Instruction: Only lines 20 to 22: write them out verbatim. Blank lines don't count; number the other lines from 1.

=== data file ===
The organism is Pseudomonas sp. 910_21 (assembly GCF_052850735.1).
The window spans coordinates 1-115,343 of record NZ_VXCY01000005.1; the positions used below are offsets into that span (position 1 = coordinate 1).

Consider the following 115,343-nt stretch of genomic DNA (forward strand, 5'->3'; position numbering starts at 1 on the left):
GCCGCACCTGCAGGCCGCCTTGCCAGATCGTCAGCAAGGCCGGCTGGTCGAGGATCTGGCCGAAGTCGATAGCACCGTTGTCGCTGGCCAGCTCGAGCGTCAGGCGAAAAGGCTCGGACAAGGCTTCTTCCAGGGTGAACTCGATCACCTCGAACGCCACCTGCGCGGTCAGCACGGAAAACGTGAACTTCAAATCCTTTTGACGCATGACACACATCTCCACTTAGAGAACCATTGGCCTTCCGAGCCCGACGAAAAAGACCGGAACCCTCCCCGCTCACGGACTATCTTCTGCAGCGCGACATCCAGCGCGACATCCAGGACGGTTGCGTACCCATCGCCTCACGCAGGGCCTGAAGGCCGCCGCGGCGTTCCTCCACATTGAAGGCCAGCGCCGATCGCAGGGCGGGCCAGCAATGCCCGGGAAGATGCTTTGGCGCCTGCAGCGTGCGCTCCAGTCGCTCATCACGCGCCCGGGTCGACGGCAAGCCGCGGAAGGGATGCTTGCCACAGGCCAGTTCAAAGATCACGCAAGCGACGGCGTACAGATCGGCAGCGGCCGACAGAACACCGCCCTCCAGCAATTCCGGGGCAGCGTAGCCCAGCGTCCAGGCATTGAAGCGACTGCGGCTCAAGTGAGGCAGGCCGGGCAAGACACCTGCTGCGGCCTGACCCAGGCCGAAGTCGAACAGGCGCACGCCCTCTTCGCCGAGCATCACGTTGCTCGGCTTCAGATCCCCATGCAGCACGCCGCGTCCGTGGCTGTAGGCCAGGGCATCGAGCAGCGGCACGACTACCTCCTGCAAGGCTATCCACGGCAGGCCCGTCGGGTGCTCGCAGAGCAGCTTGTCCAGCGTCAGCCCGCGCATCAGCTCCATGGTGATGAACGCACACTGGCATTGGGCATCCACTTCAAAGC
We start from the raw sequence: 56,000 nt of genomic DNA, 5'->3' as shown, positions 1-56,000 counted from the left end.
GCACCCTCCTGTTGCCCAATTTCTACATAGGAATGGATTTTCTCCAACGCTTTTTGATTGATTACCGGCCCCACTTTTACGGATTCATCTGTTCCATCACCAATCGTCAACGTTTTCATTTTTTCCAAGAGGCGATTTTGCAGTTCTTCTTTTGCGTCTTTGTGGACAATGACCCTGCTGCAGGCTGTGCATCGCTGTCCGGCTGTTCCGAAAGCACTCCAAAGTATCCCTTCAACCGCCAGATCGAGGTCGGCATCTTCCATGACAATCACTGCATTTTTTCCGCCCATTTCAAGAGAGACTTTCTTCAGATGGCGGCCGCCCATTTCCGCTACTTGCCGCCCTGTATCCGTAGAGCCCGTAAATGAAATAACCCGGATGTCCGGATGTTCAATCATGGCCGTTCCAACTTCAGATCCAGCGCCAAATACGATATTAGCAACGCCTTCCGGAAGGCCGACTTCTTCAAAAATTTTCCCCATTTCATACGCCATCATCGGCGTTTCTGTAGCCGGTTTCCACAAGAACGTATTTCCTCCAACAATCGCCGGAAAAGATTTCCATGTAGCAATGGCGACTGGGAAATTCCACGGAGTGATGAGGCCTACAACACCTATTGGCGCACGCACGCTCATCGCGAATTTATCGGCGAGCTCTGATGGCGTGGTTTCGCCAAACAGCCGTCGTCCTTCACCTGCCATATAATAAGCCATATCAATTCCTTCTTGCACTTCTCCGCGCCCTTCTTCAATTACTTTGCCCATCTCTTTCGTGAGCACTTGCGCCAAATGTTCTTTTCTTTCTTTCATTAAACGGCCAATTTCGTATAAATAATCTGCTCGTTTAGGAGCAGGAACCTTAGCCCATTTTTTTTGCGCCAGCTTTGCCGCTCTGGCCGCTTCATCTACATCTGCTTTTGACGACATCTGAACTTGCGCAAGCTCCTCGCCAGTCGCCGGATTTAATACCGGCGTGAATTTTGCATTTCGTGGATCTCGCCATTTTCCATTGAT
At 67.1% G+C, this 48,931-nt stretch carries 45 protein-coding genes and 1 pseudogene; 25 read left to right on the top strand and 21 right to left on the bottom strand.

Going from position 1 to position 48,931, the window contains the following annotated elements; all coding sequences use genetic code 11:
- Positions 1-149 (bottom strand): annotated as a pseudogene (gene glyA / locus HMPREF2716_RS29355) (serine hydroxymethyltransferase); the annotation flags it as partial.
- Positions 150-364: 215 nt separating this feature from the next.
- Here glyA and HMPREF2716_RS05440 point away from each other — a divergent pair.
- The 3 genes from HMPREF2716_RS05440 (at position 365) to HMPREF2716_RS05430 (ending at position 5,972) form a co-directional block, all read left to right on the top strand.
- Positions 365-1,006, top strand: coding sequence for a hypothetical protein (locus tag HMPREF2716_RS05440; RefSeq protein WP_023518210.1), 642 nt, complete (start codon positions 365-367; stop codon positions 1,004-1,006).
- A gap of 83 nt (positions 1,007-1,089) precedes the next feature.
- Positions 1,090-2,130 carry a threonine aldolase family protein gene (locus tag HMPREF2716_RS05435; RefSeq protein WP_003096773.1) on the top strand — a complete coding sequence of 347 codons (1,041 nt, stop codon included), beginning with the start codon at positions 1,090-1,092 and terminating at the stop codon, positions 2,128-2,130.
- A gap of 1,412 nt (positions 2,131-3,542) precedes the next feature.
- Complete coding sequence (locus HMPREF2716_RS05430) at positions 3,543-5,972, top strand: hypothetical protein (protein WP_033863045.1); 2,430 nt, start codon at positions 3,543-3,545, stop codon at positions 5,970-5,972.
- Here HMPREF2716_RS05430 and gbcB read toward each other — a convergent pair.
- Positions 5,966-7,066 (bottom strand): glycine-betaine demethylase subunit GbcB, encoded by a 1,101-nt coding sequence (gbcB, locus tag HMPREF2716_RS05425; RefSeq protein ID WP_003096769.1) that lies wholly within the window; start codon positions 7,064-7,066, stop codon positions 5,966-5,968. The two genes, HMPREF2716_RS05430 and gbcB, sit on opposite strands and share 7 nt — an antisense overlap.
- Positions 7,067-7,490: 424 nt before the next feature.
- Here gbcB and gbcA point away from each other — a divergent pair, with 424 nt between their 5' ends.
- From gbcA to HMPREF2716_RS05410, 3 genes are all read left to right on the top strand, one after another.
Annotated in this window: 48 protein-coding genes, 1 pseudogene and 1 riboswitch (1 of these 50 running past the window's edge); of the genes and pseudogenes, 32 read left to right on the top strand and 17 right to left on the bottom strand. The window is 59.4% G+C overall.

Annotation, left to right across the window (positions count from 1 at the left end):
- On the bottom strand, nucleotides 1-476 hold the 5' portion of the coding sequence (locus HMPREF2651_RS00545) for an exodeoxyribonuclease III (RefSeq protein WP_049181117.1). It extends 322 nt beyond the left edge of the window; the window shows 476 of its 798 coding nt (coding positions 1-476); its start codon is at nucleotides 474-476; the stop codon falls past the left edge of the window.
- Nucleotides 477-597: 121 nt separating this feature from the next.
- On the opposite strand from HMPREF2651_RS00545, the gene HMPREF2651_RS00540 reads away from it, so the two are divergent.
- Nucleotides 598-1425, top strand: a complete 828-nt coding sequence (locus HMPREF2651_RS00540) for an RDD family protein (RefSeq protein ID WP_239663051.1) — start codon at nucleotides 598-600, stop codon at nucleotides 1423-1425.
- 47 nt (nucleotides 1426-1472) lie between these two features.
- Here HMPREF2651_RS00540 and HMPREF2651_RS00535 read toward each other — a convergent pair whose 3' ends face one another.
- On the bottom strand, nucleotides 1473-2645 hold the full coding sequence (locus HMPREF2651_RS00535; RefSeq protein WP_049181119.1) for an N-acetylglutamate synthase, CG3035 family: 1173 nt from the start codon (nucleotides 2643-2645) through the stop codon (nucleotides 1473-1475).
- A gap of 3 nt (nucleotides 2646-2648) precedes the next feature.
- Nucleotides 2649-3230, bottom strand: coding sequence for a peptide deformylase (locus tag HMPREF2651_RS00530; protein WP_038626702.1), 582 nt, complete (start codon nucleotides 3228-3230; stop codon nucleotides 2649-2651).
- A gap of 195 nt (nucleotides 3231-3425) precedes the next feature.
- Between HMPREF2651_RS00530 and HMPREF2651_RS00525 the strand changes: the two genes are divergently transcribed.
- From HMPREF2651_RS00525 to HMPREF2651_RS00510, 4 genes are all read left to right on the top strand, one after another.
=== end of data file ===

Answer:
- Positions 7,067-7,490: 424 nt before the next feature.
- Here gbcB and gbcA point away from each other — a divergent pair, with 424 nt between their 5' ends.
- From gbcA to HMPREF2716_RS05410, 3 genes are all read left to right on the top strand, one after another.